The problem is short cables - designed for a specific location of the charging port on Tesla cars - in the left rear corner.
If a vehicle has a charging port in a different location than the left rear (when parking backwards) or the right front (when parking forward), then it will very likely block some of the stalls/require an unusual parking approach. Tesla explains to not use the station if the car can't fit a stall.
"Does the Supercharger cable reach all EVs?
Certain Supercharger site layouts may not be suitable for some cars. Please do not obstruct other cars by parking over the lines if the cable cannot comfortably reach your car."
In the latest video shared by Bjørn Nyland, we can see an interesting example of what happens when one would like to charge a BMW iX (charging port in the right rear corner) at a Tesla Supercharging station.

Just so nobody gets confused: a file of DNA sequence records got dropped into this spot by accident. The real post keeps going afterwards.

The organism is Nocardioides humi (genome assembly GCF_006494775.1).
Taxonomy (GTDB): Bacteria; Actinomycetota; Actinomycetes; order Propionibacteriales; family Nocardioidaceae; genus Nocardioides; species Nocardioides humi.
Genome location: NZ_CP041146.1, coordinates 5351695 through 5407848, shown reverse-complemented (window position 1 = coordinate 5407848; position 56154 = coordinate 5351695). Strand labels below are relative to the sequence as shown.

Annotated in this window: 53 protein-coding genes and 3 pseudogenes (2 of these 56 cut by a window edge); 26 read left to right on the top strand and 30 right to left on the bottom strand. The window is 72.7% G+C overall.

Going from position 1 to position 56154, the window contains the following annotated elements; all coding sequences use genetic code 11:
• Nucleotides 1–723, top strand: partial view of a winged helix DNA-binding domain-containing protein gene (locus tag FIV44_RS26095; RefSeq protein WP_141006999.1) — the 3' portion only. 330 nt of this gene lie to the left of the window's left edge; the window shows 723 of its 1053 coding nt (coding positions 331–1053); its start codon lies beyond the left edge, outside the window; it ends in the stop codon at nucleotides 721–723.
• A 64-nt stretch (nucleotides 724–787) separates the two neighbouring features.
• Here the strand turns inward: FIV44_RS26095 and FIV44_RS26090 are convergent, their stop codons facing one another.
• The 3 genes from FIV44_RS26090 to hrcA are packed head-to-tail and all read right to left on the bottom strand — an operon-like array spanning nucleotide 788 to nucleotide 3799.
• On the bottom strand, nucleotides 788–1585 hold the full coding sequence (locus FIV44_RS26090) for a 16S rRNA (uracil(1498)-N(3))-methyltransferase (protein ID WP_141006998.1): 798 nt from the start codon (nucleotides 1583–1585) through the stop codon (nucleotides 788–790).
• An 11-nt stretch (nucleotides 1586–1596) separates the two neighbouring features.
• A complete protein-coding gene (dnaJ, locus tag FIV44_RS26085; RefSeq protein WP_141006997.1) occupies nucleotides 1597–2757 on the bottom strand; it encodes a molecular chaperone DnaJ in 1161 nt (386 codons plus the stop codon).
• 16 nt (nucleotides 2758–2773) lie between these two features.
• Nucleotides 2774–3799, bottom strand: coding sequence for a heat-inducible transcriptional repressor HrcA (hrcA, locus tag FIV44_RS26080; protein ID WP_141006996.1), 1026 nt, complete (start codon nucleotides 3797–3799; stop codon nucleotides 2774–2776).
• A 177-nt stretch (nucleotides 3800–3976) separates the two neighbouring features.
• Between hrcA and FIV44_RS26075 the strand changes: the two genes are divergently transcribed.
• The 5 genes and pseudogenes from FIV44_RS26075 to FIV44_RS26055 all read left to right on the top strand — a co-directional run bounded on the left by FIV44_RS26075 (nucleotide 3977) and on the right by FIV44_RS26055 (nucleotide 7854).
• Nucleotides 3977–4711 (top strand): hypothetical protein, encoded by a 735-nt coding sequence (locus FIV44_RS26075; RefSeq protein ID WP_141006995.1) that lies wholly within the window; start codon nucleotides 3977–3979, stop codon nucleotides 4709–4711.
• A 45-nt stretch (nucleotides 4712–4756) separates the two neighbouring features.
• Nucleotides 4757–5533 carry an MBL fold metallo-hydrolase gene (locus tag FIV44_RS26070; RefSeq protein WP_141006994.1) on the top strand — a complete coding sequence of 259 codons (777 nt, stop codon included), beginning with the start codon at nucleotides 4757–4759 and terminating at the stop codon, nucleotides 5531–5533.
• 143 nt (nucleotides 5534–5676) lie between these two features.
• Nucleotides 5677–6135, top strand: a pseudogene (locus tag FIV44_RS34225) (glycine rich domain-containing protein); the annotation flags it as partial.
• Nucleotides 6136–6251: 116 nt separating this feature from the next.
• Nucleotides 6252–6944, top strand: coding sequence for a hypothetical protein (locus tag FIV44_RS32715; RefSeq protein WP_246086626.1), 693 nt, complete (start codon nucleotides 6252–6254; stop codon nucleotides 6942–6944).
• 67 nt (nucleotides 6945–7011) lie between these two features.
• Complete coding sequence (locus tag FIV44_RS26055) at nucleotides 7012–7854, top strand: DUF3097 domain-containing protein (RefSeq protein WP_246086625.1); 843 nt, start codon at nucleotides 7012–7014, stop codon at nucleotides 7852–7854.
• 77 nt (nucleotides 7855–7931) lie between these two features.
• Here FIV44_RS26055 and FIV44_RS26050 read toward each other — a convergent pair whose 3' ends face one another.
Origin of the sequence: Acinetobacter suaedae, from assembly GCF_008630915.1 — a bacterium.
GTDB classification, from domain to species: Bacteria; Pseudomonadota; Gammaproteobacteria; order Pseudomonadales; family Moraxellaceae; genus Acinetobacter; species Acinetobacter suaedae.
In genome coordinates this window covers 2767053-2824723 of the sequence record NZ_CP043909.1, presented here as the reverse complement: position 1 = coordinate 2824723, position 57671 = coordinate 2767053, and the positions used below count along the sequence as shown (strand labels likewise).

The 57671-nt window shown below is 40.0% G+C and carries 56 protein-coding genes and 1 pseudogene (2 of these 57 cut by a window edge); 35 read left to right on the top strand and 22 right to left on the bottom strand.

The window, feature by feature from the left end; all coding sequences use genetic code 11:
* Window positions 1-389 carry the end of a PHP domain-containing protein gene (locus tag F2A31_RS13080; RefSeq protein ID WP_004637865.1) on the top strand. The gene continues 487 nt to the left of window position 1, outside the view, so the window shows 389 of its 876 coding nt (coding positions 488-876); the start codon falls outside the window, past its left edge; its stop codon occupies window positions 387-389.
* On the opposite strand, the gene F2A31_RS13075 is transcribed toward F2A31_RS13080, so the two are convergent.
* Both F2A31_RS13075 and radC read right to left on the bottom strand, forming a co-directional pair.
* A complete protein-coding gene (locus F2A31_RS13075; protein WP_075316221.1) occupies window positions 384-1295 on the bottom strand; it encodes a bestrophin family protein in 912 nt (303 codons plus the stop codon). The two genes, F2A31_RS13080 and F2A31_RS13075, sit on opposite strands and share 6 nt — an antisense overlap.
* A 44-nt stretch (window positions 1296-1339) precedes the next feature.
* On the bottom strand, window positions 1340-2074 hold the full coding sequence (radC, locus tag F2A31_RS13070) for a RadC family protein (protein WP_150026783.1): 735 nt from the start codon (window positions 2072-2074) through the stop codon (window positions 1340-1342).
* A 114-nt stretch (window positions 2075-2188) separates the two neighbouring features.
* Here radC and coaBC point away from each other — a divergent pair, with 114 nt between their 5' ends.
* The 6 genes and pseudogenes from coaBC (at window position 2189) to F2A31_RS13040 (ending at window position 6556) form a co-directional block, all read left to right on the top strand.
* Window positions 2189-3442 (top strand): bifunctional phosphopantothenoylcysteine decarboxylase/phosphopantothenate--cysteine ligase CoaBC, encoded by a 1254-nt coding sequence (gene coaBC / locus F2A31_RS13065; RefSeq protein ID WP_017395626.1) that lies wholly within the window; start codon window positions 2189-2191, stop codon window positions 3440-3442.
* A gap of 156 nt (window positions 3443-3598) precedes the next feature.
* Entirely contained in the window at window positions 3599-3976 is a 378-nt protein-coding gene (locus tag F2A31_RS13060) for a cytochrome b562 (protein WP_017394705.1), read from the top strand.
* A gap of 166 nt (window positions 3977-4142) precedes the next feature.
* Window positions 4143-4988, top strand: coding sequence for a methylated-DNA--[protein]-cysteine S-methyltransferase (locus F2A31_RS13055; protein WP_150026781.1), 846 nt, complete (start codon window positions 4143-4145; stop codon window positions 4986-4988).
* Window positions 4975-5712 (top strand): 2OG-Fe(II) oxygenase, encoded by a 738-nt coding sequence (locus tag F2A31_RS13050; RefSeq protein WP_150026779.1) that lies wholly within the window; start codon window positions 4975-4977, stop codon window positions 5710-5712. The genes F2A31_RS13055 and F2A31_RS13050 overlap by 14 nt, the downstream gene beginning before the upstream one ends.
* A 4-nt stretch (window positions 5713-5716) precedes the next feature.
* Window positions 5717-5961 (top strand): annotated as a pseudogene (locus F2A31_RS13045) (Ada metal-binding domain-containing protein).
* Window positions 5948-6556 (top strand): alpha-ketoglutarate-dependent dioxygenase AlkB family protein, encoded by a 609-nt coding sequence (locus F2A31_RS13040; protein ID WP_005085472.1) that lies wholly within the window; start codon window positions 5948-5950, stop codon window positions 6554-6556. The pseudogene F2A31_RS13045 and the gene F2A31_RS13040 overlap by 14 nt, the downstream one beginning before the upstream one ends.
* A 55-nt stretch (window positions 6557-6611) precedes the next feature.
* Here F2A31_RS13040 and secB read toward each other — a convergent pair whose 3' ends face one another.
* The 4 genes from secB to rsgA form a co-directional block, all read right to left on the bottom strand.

As it turns out, the iX blocks some of the stalls at either of two layouts - the standard parking layout and the drive-thru layout.
Bjørn Nyland tries several times to minimize the issue, but it does not seem that the issue can be solved through learning how to park. The video was recorded at an almost empty station in the middle of a day, but at a time of normal traffic, the issue with non-geometrically compatible EVs will be much bigger.
This single issue, above everything else, is big enough to prevent Tesla from fully capitalizing from its charging network.
It's difficult to estimate, but potentially half of all models and a very substantial share of the electric car fleet will not be able to easily use the stations.
So what is the answer? If Tesla would like to offer charging for all electric models, then stations would have to be redesigned. Who knows, maybe there is some new type of station in the works already?
Actually, the list of potential improvements is long - from charging cable length, through trailer-friendly stalls and roofs, but all of those changes increase costs, so it's not an easy decision.